The subject of equine slaughter is an emotional one, to be sure, but it SHOULDN'T BE.
The death of any loved horse is a sad event but we need to be practical about it. Several years ago due in large part to a letter-writing campaign by schoolchildren who were brainwashed by well-meaning adults, the US Government voted to end funding for USDA inspections of horsemeat, effectively killing the horse slaughter industry in this country.
"We don't eat horses here!" was the rallying cry. People in Europe for whom horsemeat is a staple in their diets were reviled as barbaric. No, no, no, we can't let them eat Trigger or Black Beauty!
Well, let me tell you -- each horse will die exactly once. No horses' lives were saved by that well-intentioned but ignorant decision made by Congress in 2007.
But some horses suffered horribly, for days, weeks, or months because of that decision, instead of for the minute or two it would have taken in a properly-operated local slaughterhouse. Horses turned loose instead of going to slaughter have died horrible slow deaths by starvation or death by predators. Many hoarders ended up facing animal cruelty charges when they sympathetically "rescued" horses headed for slaughter, then found they couldn't afford to feed them and the animals starved to death in their care. Death by stun gun is far more humane than many of the alternatives.
After a GAO report established that just as many horses were being slaughtered since the ban as were before -- only in Mexican or Canadian plants -- and that those doomed horses instead of being trucked a few hours were being crammed into trucks and hauled for DAYS without proper food, water, or space, then slaughtered by barbaric methods (in Mexico at least), Congress finally reversed itself in November and restored funding for inspections of horsemeat.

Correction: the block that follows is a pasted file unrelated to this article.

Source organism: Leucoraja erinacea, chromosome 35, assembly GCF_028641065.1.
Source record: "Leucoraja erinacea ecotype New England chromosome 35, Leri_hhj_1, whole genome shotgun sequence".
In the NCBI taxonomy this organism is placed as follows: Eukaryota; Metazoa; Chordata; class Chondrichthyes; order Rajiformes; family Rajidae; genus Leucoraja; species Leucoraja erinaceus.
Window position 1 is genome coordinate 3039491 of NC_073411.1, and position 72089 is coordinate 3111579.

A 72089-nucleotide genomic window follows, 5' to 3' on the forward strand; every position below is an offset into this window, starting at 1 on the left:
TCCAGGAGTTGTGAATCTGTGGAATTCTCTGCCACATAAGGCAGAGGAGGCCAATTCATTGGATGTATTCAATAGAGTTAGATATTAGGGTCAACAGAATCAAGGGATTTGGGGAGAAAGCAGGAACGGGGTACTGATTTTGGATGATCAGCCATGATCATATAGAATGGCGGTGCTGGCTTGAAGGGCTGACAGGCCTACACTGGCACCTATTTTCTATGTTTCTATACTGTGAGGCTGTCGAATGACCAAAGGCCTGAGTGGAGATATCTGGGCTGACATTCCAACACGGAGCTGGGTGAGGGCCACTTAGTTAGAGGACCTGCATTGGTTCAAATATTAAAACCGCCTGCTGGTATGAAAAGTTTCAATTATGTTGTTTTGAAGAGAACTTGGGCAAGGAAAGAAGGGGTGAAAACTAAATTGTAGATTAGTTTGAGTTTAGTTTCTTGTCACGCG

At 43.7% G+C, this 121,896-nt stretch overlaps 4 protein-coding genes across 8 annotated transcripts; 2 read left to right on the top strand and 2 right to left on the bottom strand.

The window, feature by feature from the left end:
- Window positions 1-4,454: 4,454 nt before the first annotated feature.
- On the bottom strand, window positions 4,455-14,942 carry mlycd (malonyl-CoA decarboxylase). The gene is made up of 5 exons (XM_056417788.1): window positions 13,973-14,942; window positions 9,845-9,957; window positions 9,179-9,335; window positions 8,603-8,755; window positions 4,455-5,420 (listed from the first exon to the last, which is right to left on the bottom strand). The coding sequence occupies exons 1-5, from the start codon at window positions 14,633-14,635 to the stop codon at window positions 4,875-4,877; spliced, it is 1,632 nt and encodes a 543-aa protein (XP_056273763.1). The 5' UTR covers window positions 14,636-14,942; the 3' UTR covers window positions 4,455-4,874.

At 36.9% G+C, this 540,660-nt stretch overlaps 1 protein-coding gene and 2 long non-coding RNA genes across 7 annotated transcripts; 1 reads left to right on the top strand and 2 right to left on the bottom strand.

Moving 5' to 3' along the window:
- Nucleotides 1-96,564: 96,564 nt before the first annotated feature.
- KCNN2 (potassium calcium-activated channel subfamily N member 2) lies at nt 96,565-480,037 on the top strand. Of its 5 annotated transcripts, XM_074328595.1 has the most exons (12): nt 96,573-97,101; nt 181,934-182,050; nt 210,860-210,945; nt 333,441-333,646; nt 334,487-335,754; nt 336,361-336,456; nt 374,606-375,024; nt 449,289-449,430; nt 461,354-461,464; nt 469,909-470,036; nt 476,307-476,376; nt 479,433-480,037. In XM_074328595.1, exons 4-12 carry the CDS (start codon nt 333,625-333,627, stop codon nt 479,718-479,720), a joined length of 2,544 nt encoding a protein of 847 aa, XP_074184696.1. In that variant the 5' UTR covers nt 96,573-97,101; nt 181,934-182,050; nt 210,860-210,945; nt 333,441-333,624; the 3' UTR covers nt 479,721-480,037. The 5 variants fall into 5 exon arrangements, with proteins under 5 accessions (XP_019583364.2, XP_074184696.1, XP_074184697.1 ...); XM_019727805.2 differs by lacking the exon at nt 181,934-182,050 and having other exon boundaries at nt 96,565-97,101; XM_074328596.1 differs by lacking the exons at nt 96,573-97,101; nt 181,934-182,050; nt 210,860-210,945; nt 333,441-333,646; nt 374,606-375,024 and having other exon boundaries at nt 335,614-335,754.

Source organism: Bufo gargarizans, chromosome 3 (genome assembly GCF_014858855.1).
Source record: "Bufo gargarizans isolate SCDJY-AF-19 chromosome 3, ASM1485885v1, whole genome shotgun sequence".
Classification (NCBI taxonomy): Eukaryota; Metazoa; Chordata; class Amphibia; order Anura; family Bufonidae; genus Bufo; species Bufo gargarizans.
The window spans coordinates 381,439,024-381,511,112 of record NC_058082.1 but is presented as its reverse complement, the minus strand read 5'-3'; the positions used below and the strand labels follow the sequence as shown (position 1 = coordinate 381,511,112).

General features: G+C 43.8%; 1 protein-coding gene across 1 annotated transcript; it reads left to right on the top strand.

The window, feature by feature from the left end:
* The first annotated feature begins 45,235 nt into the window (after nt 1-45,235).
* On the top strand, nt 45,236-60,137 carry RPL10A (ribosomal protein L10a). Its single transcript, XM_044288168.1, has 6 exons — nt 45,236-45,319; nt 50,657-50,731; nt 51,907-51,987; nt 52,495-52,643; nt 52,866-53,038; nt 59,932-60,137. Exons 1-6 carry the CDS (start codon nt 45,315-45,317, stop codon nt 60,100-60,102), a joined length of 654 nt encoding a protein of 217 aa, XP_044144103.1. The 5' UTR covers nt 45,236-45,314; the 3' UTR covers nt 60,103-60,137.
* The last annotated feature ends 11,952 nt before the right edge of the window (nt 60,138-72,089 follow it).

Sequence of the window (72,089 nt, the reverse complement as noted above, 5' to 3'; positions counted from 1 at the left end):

What will this mean?
Old, unwanted, or crippled horses will be able to be sold for slaughter, returning cash to their American owners who in this economy may desperately need it. The horses will be spared the anguish and terror of long rides in a cattle trailer to another country. People who currently are turning their horses loose to starve because they can no longer afford them and can't justify spending hundreds of dollars to euthanize them and dispose of the carcass will be able to take them to a local auction and know that the horse won't end up in Mexico getting its spinal cord severed so the terrified animal can't thrash around while its throat is cut.
Money currently being funneled to horse rescues can be funneled into people rescue instead.
There is a hay crisis in this country right now. In the next few months, as the price of hay climbs to the predicted $500 a ton, more and more people will have to give up their horses. It's not just that people can't afford the hay; THE HAY ISN'T THERE TO BUY. If every horse owner won the lottery next week, the price of hay would get bid up to $10,000 a ton and horses would STILL starve because there ISN'T ENOUGH HAY.
It's a simple fact that in this rough economy there simply are more horses than there are people who can or want to have them.
What are we going to do with them? The anti-slaughter bleeding hearts never had the answer to that question. They want them humanely put to sleep instead -- and do WHAT with the carcasses? Fill up landfills with them? Why waste the meat if someone is willing to buy it?
A horse who ends his life providing food for humans or animals has never lost its usefulness.
If you're opposed to horse slaughter -- don't have YOUR horse slaughtered. But don't tell me what do do with mine.
It's about time Congress realized what knowledgeable horse owners, including myself, have been telling them for the last four years. Thanks to the GAO report, they finally have.